Sean Mason: And as I’m saying that, I’m even wondering, too, that there’s also maybe even another paradigm, which is, there’s folks today who maybe think they have their house in order, but they might have adversaries earning under their network right now doing all sorts of things that they just may not be privy to, maybe setting up shop, maybe getting a foothold, maybe exfiltrating data ahead of maybe a larger attack, if you will, which is definitely something we’ve actually seen in the last couple weeks.

Gregory Turner: Right. And as you said, there’s probably other types of clients, those that have been breached, but those that still fail to take all of the necessary actions to protect them from the next one. And either it’s a matter of time, resources, or money. And so, I think it’s great that Cisco and the Talos Incident Response group is there, because it can really help clients who just don’t know how to attack this problem on their own.

Sean Mason: Yeah, I think that’s it. I think maybe a way to put it is it’s really not black and white, right? There’s a lot of different organizations out there. And for one reason or another, they’re on a different spot, right? And it’s not necessarily good or bad, right?

Gregory Turner: Yeah. And frankly, sometimes, it’s a min/max strategy, right? What’s the maximum protection I can get for the minimum cost or disruption to the organization? And sometimes, that’s just not enough. But I think we look at some of the world-class organizations and some of the best security organizations on the planet, they do excel at preventing, defending, and responding. And I think it really boils down to a key aspect, is having an intelligence-driven approach to security. I think the Talos solution certainly plays into that intelligence-driven approach. Can you talk a little bit about that approach?

Sean Mason: I can. And I’ll hit on a question I didn’t initially answer with the first one because you kind of got me hung up on the black and white, which is, “What types of organizations are there?” But I’ll use a backdrop of the last couple weeks that we’ve been dealing with here and it’s really around the Maze team, if you guys are familiar with it. And now, even today, there’s a lot more copycats coming out of the works, which is for years, we’ve been dealing with ransomware.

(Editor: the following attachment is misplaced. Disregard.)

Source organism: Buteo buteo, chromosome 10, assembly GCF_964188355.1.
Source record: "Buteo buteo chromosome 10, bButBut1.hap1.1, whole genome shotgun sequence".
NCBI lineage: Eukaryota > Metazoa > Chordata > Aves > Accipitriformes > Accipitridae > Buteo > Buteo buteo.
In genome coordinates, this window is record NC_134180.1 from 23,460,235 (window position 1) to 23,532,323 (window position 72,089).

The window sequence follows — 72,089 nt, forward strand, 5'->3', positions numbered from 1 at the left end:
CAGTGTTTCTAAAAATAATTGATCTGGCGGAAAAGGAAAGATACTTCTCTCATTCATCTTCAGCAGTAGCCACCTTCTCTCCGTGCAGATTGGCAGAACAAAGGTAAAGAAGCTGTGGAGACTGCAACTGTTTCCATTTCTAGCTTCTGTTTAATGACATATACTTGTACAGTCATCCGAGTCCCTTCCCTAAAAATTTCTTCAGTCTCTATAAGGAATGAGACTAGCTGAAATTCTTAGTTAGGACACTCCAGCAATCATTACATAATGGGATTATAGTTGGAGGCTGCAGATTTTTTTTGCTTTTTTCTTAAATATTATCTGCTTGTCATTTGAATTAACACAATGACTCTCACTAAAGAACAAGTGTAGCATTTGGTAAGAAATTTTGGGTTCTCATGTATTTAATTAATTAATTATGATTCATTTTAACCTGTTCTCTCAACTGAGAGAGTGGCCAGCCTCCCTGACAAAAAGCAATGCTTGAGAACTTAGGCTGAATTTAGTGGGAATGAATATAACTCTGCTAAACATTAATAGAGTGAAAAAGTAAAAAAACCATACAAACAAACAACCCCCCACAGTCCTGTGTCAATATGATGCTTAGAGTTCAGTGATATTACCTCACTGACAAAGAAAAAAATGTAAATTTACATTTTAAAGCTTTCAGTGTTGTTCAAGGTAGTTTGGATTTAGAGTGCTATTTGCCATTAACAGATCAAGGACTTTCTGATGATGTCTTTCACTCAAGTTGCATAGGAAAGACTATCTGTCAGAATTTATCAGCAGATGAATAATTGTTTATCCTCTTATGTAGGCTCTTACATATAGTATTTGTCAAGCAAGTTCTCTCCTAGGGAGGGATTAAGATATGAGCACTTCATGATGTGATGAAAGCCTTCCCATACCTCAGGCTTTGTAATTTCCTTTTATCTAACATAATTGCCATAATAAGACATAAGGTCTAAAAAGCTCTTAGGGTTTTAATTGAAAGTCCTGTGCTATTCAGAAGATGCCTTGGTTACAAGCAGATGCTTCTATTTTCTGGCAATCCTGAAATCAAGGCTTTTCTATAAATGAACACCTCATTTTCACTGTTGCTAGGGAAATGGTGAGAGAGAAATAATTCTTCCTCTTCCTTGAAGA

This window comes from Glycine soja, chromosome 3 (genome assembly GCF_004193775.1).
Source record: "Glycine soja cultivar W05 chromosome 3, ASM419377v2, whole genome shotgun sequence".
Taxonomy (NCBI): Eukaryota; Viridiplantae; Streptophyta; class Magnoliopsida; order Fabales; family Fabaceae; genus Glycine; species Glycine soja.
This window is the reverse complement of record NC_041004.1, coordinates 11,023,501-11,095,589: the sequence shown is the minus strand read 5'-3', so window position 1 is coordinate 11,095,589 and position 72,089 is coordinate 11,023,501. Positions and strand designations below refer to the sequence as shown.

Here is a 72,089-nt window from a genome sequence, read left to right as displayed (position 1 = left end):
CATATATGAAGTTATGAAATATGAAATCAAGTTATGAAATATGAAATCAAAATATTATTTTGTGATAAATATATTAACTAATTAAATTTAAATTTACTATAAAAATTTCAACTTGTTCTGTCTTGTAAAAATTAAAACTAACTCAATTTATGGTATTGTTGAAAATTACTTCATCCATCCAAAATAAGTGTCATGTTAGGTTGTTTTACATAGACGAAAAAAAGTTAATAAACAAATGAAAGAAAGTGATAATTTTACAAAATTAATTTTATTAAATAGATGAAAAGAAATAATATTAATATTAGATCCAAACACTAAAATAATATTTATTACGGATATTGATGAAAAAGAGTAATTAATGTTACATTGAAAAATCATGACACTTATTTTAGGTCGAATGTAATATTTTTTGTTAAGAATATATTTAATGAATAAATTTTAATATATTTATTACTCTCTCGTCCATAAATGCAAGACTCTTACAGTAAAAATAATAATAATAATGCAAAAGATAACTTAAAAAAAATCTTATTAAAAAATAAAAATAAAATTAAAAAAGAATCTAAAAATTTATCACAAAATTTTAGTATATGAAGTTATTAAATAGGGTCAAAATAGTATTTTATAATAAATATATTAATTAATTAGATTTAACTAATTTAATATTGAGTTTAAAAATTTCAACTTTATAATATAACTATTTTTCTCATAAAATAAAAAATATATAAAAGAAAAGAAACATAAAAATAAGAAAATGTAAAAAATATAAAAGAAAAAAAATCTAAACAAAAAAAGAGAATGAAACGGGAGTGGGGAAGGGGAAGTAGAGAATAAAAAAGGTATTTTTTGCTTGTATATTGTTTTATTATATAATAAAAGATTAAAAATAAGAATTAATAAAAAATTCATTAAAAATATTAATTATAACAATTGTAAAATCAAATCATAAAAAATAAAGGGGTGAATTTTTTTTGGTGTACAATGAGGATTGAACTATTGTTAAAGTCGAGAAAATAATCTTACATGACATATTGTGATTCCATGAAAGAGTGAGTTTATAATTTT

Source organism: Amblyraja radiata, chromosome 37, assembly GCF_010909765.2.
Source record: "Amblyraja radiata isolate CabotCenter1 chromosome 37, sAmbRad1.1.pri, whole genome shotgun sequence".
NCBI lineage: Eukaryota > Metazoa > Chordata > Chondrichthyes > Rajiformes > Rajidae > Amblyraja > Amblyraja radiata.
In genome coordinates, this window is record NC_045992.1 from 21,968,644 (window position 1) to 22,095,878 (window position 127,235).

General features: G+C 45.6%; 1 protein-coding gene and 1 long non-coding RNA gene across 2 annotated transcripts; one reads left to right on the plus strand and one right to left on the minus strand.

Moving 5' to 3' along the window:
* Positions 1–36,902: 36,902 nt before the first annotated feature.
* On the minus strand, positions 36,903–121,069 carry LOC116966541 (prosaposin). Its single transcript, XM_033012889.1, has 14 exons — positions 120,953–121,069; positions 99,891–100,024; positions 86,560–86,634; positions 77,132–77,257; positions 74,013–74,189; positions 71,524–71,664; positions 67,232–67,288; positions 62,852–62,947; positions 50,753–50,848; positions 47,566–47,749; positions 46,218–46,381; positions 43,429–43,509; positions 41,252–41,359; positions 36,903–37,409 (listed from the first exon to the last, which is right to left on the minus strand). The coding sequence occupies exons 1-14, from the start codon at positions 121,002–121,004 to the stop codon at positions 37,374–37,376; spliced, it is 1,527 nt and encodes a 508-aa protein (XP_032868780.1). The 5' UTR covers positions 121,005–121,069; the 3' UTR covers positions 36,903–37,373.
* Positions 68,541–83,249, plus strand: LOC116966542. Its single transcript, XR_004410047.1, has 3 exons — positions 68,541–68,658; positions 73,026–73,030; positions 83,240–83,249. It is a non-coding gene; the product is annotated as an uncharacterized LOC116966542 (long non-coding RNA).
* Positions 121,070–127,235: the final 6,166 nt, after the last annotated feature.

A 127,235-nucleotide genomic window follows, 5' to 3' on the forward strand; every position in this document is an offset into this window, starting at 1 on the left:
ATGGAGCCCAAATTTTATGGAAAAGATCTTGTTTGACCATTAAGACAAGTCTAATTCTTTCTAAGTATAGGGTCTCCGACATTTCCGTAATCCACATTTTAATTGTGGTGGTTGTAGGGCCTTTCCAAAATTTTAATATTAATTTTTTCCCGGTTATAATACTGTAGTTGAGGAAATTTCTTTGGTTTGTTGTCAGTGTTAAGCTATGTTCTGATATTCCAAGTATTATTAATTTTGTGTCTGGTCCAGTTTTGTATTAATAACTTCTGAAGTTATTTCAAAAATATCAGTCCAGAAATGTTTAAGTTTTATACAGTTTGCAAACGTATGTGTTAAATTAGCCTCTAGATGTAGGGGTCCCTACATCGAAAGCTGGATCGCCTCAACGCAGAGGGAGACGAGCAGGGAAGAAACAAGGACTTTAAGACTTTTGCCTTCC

Sean Mason: And almost to the position, to the part where it’s almost automatic in terms of our response and the questions that we ask, right? And I will say this, that we’re always talking about making IR plans and playbooks, definitely, we have our own plans and playbooks as well, right? So, that said, in the last couple weeks, we’ve actually seen a change in the attacker’s approach, right? And they’ve actually been going through and not just getting a foothold in an organization, but going in, looking through the organization, getting the foothold, but then, also exfiltrating data before they go through and lock up the environment.

Sean Mason: So now, they’ve added a new twist to the things that are going on in terms of the ransomware arena. And when you talk about the intelligence aspect of understanding what’s going on and why it needs to be an intelligence-driven approach, if you didn’t necessarily take the time to understand that, to learn about it, to read about it, to hear it maybe from Cisco Talos Incident Response, because we actually send an emergency bulletin out to our customers. We actually launched a blog post yesterday that had more details about what was going on and what we were seeing.

Sean Mason: If you didn’t understand that that was happening and didn’t understand what to look for in your environment, you’re not doing yourself a service, right? You’re just thinking, “Hey, there’s this ethereal idea of an attacker out there and I have to defend against everything.” When realistically, you should be looking at very specific indicators to help you prevent, defend, and ultimately, respond as well.

Gregory Turner: And this new type of intrusion, how do people normally see that?

Sean Mason: A good question. I’d say they normally see it because the machine stopped responding. Hence, the reality of ransomware that we’re dealing with. And maybe I laugh and a little bit of a dark humor, but it’s just something that we’ve dealt with just day-in and day-out for years at this point. And I’ll hit this one specifically, and stop me if you don’t want me to go down this rabbit hole, but I think it’s really interesting as we have really seen, I’d say, the next evolution, the next generation of attacks here, which again, even today, there’s more and more adversaries, I’d say, starting to copycat this approach.

Sean Mason: So, I think it’s actually kind of important for your listeners to hear about. But you don’t necessarily need to get to the point where you come in on Monday morning or Wednesday morning and your environment no longer is up and running, right? There are key things that you can be looking for especially in this type of attack, which would be maybe some of that exfiltration piece, which is going to happen ahead of the ransomware being deployed within the environment, right? So, for example, in some of the information we published was if you’re seeing FTP out from your organization, maybe you’re seeing gigabits of traffic going out, you might have an issue that you need to look into further before maybe it becomes a full-blown ransomware case on top of the blackmail that these adversaries are performing as well.